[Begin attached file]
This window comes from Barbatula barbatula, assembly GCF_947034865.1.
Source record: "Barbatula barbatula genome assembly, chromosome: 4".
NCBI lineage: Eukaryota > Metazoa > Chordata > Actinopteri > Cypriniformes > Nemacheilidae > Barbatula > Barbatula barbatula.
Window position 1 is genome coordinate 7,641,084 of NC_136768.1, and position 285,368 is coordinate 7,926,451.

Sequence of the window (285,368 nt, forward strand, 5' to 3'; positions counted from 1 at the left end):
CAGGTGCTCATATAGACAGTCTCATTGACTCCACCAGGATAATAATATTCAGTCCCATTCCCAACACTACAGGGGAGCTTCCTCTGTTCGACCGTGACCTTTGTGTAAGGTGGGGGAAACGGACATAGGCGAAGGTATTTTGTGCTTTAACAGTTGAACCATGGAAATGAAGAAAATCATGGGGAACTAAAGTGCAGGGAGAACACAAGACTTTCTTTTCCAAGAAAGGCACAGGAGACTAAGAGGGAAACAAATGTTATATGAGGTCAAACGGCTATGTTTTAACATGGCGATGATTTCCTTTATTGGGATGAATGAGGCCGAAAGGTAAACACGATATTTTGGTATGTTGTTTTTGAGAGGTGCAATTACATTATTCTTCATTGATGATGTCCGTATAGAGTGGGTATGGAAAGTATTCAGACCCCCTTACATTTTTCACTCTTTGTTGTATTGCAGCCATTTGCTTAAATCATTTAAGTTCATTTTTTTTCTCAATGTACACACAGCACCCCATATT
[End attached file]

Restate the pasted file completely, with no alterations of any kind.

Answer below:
This window comes from Barbatula barbatula, assembly GCF_947034865.1.
Source record: "Barbatula barbatula genome assembly, chromosome: 4".
NCBI lineage: Eukaryota > Metazoa > Chordata > Actinopteri > Cypriniformes > Nemacheilidae > Barbatula > Barbatula barbatula.
Window position 1 is genome coordinate 7,641,084 of NC_136768.1, and position 285,368 is coordinate 7,926,451.

Sequence of the window (285,368 nt, forward strand, 5' to 3'; positions counted from 1 at the left end):
CAGGTGCTCATATAGACAGTCTCATTGACTCCACCAGGATAATAATATTCAGTCCCATTCCCAACACTACAGGGGAGCTTCCTCTGTTCGACCGTGACCTTTGTGTAAGGTGGGGGAAACGGACATAGGCGAAGGTATTTTGTGCTTTAACAGTTGAACCATGGAAATGAAGAAAATCATGGGGAACTAAAGTGCAGGGAGAACACAAGACTTTCTTTTCCAAGAAAGGCACAGGAGACTAAGAGGGAAACAAATGTTATATGAGGTCAAACGGCTATGTTTTAACATGGCGATGATTTCCTTTATTGGGATGAATGAGGCCGAAAGGTAAACACGATATTTTGGTATGTTGTTTTTGAGAGGTGCAATTACATTATTCTTCATTGATGATGTCCGTATAGAGTGGGTATGGAAAGTATTCAGACCCCCTTACATTTTTCACTCTTTGTTGTATTGCAGCCATTTGCTTAAATCATTTAAGTTCATTTTTTTTCTCAATGTACACACAGCACCCCATATT